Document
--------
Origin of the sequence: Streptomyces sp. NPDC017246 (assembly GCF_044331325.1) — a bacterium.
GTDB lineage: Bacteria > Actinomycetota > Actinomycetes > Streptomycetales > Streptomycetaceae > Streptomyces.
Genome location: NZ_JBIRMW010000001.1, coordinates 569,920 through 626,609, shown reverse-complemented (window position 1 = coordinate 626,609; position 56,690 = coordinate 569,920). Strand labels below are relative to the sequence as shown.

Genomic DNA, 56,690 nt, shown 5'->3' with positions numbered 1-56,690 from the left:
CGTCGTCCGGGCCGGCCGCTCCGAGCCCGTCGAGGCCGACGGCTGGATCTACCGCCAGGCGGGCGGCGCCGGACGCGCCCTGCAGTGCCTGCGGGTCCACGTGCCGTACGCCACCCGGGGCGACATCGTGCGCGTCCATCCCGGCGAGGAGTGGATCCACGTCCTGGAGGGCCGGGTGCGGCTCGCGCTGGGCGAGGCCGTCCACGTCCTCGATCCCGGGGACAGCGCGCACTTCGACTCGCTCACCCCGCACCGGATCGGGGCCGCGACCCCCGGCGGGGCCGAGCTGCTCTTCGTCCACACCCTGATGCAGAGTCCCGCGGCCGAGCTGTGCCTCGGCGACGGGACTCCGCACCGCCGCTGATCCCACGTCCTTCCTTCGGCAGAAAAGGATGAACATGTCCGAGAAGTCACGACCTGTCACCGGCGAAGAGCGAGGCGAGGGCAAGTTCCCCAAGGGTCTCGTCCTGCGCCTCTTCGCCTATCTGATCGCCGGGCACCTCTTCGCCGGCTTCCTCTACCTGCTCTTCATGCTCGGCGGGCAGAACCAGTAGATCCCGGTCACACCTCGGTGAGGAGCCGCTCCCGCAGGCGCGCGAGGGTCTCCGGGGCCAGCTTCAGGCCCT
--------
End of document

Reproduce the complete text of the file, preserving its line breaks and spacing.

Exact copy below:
Origin of the sequence: Streptomyces sp. NPDC017246 (assembly GCF_044331325.1) — a bacterium.
GTDB lineage: Bacteria > Actinomycetota > Actinomycetes > Streptomycetales > Streptomycetaceae > Streptomyces.
Genome location: NZ_JBIRMW010000001.1, coordinates 569,920 through 626,609, shown reverse-complemented (window position 1 = coordinate 626,609; position 56,690 = coordinate 569,920). Strand labels below are relative to the sequence as shown.

Genomic DNA, 56,690 nt, shown 5'->3' with positions numbered 1-56,690 from the left:
CGTCGTCCGGGCCGGCCGCTCCGAGCCCGTCGAGGCCGACGGCTGGATCTACCGCCAGGCGGGCGGCGCCGGACGCGCCCTGCAGTGCCTGCGGGTCCACGTGCCGTACGCCACCCGGGGCGACATCGTGCGCGTCCATCCCGGCGAGGAGTGGATCCACGTCCTGGAGGGCCGGGTGCGGCTCGCGCTGGGCGAGGCCGTCCACGTCCTCGATCCCGGGGACAGCGCGCACTTCGACTCGCTCACCCCGCACCGGATCGGGGCCGCGACCCCCGGCGGGGCCGAGCTGCTCTTCGTCCACACCCTGATGCAGAGTCCCGCGGCCGAGCTGTGCCTCGGCGACGGGACTCCGCACCGCCGCTGATCCCACGTCCTTCCTTCGGCAGAAAAGGATGAACATGTCCGAGAAGTCACGACCTGTCACCGGCGAAGAGCGAGGCGAGGGCAAGTTCCCCAAGGGTCTCGTCCTGCGCCTCTTCGCCTATCTGATCGCCGGGCACCTCTTCGCCGGCTTCCTCTACCTGCTCTTCATGCTCGGCGGGCAGAACCAGTAGATCCCGGTCACACCTCGGTGAGGAGCCGCTCCCGCAGGCGCGCGAGGGTCTCCGGGGCCAGCTTCAGGCCCT